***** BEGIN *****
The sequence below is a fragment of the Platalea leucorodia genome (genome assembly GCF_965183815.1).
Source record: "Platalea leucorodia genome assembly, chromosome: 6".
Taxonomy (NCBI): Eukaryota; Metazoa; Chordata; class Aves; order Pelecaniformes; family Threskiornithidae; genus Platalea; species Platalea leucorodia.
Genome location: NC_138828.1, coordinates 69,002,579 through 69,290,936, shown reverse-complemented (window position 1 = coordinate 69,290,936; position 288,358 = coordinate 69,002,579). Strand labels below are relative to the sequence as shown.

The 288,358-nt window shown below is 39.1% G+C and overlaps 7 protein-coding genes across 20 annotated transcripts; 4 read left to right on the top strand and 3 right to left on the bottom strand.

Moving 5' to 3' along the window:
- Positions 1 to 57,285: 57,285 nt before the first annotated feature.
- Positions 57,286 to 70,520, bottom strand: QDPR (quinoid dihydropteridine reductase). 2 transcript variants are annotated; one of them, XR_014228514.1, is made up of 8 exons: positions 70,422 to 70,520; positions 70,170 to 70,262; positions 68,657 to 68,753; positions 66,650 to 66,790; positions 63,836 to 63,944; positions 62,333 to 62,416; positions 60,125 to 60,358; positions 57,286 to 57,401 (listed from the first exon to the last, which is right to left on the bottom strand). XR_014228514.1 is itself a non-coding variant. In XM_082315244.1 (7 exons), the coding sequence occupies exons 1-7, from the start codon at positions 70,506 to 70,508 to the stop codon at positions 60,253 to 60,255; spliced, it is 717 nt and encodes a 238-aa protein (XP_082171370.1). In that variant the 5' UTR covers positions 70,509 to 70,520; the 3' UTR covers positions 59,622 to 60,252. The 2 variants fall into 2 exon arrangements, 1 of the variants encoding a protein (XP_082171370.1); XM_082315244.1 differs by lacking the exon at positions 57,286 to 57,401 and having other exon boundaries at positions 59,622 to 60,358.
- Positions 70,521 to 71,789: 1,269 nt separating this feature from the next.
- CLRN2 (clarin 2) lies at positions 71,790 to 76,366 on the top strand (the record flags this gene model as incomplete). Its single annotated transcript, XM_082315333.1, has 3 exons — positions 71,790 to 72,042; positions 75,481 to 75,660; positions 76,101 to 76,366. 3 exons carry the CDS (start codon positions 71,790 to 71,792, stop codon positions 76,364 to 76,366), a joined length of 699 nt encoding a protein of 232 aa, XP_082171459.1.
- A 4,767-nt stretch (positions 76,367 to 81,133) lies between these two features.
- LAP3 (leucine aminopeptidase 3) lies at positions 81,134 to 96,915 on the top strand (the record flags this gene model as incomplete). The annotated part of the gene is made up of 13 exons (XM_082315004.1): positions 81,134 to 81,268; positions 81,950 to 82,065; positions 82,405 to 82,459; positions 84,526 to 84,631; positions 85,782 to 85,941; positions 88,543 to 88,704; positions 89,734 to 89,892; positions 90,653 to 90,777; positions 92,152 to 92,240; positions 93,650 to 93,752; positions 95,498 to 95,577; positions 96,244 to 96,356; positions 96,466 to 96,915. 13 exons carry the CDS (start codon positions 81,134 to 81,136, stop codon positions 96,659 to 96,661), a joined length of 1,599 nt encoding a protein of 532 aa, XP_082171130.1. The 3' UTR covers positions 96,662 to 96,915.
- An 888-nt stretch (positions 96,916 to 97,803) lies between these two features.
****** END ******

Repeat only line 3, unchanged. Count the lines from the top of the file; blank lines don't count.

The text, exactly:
Taxonomy (NCBI): Eukaryota; Metazoa; Chordata; class Aves; order Pelecaniformes; family Threskiornithidae; genus Platalea; species Platalea leucorodia.